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Corporate Governance

Essay by   •  November 25, 2018  •  Case Study  •  1,177 Words (5 Pages)  •  754 Views

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Corporate governance is the process and structure used to direct and manage the business and affairs of the company towards enhancing business prosperity and corporate accountability with the ultimate objective of realising long term share-holder value, whilst considering the interests of other stakeholders. Corporate governance became an attractive issue for Asian researchers especially after financial crisis in 1997. Finance Committee on Corporate Governance in Malaysia has defined corporate governance as ‘the process and structure used to direct and manage the business and affairs of the company towards enhancing business prosperity and corporate accountability with the ultimate objective.’ From the economic perspective, corporate governance plays an important role in achieving an efficiency in which scarce funds are moved to investment project with the highest returns. It is also becoming a crucial determinant for institutional investments and components of institutional investors’ reform initiatives. There are various factors which contributed to the collapse of the Malaysian economy include economic factors, poor or ineffective corporate governance practices, ineffective enforcement and public institutions.

The government’s first visible reaction to the financial crisis was to set up, in early 1998, the Finance Committee. The Finance Committee was mandated to look into establishing a new framework for corporate governance, and to set the benchmark for best practices for the industry. The committee was described as a partnership effort between the government and the private sector. Their work culminated in the Report on Corporate Governance, published in February 1999. Prior to its publication, a draft was circulated to selected bodies not represented on the committee for consultation, but the views of the public were not called upon. The thrust of the corporate governance reform agenda underlying the report focuses on three areas which is the development of a Code on Corporate Governance, reform of laws, and training and education.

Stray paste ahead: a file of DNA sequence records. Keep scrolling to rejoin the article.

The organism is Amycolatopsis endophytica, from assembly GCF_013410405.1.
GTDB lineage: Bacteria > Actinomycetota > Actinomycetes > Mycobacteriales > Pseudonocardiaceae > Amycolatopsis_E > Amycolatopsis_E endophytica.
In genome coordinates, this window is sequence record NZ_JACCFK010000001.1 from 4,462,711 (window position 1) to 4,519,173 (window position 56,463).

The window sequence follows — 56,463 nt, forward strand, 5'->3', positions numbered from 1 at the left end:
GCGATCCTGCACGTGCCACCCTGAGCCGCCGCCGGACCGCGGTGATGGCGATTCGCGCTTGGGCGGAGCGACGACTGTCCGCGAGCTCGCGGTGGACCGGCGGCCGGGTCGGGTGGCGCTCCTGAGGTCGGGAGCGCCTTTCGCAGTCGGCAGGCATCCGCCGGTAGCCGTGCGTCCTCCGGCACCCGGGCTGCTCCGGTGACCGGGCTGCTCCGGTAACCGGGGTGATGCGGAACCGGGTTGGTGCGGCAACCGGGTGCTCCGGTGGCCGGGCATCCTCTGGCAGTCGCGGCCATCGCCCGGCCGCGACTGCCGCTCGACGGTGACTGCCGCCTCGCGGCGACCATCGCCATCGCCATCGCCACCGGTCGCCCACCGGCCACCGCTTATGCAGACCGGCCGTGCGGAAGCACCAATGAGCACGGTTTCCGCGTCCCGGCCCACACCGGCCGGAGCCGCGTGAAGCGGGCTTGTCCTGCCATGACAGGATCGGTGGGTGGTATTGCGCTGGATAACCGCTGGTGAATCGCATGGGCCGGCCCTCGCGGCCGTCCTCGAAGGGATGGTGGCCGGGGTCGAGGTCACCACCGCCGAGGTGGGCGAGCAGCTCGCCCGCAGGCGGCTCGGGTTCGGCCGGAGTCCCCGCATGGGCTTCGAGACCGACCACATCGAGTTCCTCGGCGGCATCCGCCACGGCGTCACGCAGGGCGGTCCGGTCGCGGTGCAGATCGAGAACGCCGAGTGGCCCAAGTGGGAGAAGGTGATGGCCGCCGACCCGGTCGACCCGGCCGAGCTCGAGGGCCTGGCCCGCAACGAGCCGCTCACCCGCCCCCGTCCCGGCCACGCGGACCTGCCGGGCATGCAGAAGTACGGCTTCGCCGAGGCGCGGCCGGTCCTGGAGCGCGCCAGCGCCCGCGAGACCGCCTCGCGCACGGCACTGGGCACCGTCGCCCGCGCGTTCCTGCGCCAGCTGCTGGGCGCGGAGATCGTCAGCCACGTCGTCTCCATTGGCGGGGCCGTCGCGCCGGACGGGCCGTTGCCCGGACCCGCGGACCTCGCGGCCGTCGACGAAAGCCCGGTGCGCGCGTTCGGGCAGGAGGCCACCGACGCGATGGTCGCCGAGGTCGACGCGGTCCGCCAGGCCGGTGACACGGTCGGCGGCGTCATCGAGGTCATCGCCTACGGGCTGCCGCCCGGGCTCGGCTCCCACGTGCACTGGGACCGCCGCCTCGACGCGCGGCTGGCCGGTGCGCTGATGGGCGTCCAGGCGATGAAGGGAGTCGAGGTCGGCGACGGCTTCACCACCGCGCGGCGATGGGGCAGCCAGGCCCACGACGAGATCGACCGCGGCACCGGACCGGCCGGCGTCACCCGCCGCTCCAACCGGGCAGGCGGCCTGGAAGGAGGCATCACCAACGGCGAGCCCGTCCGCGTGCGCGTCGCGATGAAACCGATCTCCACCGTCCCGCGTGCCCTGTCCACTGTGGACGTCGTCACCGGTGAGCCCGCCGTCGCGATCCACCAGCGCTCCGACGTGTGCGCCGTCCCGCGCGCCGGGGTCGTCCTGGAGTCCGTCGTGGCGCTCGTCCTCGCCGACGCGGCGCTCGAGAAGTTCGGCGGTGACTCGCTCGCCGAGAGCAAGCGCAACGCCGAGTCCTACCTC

Malaysia is a developing country that currently occupies the top half of the list in formulating legislation, rules and regulations for corporate governance. But when it comes to implementation and enforcement, Malaysia occupy the lower half of the list. The country’s weakness in corporate governance lay in its inability to enforce the rules and was the major cause of its many scandals. Business ethics practiced in Malaysia have come under scrutiny in recent years. Part of the reason is due to the fact that Malaysia's economy grew at the impressive rate of more than eight percent per year from 1987-1997. Malaysia is striving to be considered a developed nation by the year 2020, and critics have blamed this economic goal for a lack of business ethics in that country. Corruption is said to be rampant and concerns abound that the environment is being sacrificed in favour of economic progress. When the Political and Economic Risk Consultancy (PERC) conducted its annual survey of businessmen, Malaysia received a ranking of 6.25. In 2006, Malaysia scored 6.13. Under the PERC rating system, a perfect score would be zero, and the worst score would be 10. Bankers and managers working for multinational companies were among the survey participants. The poll results are significant for Malaysia, since foreign businesses may make choices about where to locate and invest funds based on their perception of a particular country. The more ethical a country appears to be, the easier it will be to attract foreign investors.

Perwaja was established in 1982 by HICOM Bhd., a company owned by the government in collaboration with a Japanese company, Nippon Steel Corporation to fulfill the government's mission in implementing the heavy industrial policy. This is an example where the government had direct interest, as shareholders in a company. The state ownership in the company created close relationship between business and politics. Since incorporated, Perwaja had not only failed to gain any profit but was involved in endless scandals and corruption. Within six years, it was knocking on bankruptcy's door. Perwaja suffered losses of RM2.95 billion and at the same time owed banks another RM7 billion. Perwaja was also facing colligations of corruption and mismanagement in tender and contract awarding. Furthermore, doubtful trading transactions and payments were carried out to non-existing company. However, no legal actions were taken against Perwaja until Eric Chia was arrested in Mac 2004. Today, Perwaja is still in operation with fresh funds being injected by the government.



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